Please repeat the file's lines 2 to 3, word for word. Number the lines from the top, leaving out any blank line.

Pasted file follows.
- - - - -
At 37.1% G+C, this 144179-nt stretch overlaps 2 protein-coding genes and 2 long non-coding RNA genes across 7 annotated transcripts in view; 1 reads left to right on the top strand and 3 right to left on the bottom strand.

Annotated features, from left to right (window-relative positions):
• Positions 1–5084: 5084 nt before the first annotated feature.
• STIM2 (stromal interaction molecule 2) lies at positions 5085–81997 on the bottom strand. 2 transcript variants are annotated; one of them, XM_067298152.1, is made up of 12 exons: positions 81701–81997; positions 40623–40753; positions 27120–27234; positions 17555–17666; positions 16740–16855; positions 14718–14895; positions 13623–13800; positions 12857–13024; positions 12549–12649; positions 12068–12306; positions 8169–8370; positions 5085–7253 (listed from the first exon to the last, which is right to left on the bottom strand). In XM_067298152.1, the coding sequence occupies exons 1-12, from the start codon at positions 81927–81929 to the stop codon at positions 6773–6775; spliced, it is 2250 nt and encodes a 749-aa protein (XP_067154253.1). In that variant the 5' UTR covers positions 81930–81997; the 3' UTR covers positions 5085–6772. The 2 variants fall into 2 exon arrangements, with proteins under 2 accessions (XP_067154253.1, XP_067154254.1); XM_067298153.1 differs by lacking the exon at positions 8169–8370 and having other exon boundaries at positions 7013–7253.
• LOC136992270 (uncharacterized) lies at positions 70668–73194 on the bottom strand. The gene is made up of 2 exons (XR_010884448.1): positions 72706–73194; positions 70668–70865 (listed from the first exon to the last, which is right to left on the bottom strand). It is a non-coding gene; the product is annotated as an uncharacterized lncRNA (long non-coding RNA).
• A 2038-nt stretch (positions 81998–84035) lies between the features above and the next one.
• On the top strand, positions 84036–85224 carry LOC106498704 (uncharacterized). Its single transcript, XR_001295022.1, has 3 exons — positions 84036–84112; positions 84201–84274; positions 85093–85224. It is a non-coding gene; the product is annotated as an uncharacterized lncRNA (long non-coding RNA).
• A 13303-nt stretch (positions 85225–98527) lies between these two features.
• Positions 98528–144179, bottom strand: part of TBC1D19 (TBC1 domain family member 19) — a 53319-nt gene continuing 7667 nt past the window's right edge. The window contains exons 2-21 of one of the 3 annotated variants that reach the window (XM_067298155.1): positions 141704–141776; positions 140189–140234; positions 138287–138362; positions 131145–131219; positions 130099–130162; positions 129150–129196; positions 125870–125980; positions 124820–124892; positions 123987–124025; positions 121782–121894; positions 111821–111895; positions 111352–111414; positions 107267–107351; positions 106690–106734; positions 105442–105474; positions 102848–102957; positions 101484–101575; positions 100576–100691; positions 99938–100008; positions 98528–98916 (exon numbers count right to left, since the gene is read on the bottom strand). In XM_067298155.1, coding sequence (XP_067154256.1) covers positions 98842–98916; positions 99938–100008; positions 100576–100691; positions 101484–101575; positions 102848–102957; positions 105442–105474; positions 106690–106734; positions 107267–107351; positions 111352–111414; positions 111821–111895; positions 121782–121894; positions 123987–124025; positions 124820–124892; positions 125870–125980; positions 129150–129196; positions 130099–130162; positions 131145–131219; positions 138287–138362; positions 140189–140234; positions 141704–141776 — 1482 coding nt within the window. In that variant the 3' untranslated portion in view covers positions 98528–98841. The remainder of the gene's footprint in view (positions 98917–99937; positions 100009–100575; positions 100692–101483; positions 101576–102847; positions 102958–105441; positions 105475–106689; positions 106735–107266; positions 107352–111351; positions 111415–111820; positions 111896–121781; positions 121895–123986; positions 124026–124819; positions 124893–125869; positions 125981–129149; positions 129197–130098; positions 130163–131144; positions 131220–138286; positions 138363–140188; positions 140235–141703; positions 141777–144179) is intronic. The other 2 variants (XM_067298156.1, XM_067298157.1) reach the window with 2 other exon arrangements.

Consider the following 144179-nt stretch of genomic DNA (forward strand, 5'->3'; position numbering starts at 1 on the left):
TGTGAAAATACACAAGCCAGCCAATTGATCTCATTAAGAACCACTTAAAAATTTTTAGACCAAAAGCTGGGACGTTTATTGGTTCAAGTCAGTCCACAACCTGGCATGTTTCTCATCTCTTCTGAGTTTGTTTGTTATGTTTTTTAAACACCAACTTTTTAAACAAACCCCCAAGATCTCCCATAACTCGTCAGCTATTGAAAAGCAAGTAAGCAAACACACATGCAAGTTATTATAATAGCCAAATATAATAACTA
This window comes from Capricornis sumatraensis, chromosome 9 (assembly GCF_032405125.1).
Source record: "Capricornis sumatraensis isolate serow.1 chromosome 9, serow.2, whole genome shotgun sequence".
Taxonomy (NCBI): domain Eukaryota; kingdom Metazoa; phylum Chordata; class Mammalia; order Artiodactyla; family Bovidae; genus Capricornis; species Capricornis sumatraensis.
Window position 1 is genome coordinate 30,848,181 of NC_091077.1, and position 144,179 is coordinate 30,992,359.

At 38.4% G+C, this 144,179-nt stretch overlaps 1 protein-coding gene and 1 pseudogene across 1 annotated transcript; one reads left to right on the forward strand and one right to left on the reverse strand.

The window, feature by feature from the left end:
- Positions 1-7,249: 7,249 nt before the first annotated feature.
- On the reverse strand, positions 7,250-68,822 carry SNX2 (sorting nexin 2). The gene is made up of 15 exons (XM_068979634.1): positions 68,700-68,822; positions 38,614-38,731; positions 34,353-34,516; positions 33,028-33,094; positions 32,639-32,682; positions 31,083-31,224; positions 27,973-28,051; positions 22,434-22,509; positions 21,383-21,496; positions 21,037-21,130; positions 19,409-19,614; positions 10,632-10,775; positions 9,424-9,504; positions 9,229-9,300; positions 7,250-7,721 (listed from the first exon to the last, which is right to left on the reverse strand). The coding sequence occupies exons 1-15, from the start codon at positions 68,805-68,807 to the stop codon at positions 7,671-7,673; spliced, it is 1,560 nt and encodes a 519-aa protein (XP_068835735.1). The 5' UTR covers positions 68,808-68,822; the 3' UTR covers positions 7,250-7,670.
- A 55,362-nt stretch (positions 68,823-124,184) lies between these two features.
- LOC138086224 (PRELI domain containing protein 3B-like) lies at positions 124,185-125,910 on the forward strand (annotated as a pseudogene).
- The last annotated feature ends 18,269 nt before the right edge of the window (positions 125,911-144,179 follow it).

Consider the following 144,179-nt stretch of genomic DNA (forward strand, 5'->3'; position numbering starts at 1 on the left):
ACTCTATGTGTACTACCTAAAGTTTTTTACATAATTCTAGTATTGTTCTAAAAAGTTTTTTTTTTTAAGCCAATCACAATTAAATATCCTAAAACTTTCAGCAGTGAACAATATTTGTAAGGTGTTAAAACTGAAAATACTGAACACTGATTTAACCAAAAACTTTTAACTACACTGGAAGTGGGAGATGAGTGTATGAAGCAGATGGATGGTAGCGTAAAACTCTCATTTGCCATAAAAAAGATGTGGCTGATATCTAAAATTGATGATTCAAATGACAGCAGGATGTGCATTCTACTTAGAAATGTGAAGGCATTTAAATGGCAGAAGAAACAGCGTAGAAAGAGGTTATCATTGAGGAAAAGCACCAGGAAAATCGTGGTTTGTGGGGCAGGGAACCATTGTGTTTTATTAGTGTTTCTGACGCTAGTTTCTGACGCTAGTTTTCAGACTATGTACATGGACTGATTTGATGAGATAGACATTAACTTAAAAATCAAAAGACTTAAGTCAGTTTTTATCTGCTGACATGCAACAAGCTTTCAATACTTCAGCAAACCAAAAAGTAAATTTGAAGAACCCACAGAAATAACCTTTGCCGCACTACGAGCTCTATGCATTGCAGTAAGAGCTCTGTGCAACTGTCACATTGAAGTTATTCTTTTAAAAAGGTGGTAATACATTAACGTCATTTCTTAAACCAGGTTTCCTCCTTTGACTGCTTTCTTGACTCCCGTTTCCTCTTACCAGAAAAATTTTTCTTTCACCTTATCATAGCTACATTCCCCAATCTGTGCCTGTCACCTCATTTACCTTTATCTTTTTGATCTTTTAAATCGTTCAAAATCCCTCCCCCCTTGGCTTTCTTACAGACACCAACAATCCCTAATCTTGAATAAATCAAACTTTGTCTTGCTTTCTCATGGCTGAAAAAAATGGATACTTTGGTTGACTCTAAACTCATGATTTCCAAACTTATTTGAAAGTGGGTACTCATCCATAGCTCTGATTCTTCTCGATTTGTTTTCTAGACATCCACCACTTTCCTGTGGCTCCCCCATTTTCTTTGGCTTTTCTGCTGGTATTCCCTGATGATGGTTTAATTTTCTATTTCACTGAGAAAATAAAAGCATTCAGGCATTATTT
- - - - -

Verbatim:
Annotated features, from left to right (window-relative positions):
• Positions 1–5084: 5084 nt before the first annotated feature.